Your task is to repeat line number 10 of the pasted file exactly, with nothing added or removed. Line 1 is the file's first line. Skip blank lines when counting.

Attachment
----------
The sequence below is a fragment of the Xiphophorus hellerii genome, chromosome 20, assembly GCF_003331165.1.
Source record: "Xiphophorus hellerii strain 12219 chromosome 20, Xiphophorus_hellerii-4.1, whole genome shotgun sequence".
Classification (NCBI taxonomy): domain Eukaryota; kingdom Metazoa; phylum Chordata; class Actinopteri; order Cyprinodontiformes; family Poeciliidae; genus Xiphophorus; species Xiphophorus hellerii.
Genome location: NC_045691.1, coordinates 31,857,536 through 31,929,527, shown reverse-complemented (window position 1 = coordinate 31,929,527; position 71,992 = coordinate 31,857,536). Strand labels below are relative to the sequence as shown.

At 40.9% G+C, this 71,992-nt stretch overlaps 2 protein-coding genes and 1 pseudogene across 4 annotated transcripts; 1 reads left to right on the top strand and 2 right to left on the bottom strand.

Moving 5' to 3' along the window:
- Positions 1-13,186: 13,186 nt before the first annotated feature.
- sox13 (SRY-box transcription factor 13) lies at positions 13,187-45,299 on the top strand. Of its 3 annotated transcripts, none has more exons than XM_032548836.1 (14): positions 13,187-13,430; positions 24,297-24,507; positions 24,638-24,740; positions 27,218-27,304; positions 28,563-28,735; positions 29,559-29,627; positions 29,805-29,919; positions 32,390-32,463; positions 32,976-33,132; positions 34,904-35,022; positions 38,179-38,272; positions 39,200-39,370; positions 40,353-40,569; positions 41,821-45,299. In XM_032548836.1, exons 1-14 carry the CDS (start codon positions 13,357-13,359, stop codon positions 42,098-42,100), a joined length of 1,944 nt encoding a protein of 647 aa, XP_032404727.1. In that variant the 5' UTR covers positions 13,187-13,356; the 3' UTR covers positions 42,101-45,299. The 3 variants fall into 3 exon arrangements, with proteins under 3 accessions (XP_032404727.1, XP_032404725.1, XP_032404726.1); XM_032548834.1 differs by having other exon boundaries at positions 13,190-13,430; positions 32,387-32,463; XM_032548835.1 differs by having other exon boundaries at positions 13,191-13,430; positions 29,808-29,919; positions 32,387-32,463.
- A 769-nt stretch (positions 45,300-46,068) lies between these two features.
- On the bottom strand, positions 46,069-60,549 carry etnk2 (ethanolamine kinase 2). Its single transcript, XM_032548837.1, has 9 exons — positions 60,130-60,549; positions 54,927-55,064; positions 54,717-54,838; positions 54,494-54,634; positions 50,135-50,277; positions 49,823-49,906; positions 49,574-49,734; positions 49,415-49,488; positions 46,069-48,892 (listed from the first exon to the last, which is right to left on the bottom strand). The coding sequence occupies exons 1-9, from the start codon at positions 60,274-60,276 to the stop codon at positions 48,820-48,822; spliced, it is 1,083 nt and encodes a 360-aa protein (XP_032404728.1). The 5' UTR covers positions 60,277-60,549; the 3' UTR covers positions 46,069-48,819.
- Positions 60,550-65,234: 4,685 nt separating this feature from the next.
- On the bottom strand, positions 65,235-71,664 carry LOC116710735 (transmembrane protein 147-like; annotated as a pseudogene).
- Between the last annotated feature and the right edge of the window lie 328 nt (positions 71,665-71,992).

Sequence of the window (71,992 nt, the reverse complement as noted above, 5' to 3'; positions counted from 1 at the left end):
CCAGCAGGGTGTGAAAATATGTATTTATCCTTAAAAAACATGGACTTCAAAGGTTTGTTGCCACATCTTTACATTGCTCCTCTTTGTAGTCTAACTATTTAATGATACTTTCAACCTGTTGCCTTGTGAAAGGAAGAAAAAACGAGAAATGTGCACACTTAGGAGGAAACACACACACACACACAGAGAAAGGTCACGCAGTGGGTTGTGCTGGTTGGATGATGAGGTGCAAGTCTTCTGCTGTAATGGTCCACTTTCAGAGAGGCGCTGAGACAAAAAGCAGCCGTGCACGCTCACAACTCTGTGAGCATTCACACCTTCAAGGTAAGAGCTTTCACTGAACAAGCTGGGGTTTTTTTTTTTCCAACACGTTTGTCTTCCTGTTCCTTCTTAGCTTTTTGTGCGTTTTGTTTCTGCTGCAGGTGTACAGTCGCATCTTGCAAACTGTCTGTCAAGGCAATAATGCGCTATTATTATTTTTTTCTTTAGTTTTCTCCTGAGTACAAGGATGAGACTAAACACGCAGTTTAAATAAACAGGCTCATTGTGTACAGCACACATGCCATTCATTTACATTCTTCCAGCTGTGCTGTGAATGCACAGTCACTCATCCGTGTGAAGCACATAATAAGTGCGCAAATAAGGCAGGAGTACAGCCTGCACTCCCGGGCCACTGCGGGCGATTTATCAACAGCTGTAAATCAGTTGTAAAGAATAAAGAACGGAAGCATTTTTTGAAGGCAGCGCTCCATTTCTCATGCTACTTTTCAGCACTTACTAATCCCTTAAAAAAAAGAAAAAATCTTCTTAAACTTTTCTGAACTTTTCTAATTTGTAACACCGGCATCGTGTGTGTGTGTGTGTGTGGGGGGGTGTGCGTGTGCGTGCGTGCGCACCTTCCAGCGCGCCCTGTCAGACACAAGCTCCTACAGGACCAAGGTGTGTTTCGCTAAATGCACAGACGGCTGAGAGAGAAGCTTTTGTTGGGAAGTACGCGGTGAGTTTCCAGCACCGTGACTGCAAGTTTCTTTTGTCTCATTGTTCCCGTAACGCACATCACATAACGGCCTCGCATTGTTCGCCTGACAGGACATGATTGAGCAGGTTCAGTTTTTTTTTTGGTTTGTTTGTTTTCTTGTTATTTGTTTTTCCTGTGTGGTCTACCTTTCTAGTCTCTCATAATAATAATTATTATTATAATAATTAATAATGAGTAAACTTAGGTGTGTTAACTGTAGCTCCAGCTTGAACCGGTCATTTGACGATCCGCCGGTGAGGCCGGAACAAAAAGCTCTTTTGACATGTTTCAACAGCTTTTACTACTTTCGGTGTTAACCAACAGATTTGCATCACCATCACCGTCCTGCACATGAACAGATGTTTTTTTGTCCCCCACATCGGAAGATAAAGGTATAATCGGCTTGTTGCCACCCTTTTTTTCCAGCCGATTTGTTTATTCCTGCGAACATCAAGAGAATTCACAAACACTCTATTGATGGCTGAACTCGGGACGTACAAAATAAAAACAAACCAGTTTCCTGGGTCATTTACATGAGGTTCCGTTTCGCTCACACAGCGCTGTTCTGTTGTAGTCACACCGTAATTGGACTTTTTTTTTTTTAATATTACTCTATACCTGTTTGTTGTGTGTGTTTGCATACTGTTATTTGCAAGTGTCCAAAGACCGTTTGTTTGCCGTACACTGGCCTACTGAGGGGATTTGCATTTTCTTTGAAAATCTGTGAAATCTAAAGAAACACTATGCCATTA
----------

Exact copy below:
- On the bottom strand, positions 46,069-60,549 carry etnk2 (ethanolamine kinase 2). Its single transcript, XM_032548837.1, has 9 exons — positions 60,130-60,549; positions 54,927-55,064; positions 54,717-54,838; positions 54,494-54,634; positions 50,135-50,277; positions 49,823-49,906; positions 49,574-49,734; positions 49,415-49,488; positions 46,069-48,892 (listed from the first exon to the last, which is right to left on the bottom strand). The coding sequence occupies exons 1-9, from the start codon at positions 60,274-60,276 to the stop codon at positions 48,820-48,822; spliced, it is 1,083 nt and encodes a 360-aa protein (XP_032404728.1). The 5' UTR covers positions 60,277-60,549; the 3' UTR covers positions 46,069-48,819.